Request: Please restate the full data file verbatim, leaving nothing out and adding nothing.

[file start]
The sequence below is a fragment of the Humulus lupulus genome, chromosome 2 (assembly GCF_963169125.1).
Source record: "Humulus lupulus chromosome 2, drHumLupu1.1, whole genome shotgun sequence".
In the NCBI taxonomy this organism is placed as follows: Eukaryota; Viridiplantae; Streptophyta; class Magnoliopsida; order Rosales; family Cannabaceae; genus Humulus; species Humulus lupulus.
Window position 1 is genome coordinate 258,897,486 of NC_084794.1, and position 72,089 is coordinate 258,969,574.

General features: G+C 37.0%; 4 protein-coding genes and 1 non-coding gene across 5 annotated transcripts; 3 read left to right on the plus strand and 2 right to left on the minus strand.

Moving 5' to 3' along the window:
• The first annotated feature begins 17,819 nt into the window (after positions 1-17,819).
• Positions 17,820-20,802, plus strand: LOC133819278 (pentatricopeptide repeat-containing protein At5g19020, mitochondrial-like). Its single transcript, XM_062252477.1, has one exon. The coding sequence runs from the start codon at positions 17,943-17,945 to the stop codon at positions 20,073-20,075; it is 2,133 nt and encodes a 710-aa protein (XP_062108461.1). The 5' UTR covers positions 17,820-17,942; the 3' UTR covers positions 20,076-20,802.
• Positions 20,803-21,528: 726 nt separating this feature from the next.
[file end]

The sequence below is a fragment of the Humulus lupulus genome, chromosome 2 (assembly GCF_963169125.1).
Source record: "Humulus lupulus chromosome 2, drHumLupu1.1, whole genome shotgun sequence".
In the NCBI taxonomy this organism is placed as follows: Eukaryota; Viridiplantae; Streptophyta; class Magnoliopsida; order Rosales; family Cannabaceae; genus Humulus; species Humulus lupulus.
Window position 1 is genome coordinate 258,897,486 of NC_084794.1, and position 72,089 is coordinate 258,969,574.

General features: G+C 37.0%; 4 protein-coding genes and 1 non-coding gene across 5 annotated transcripts; 3 read left to right on the plus strand and 2 right to left on the minus strand.

Moving 5' to 3' along the window:
• The first annotated feature begins 17,819 nt into the window (after positions 1-17,819).
• Positions 17,820-20,802, plus strand: LOC133819278 (pentatricopeptide repeat-containing protein At5g19020, mitochondrial-like). Its single transcript, XM_062252477.1, has one exon. The coding sequence runs from the start codon at positions 17,943-17,945 to the stop codon at positions 20,073-20,075; it is 2,133 nt and encodes a 710-aa protein (XP_062108461.1). The 5' UTR covers positions 17,820-17,942; the 3' UTR covers positions 20,076-20,802.
• Positions 20,803-21,528: 726 nt separating this feature from the next.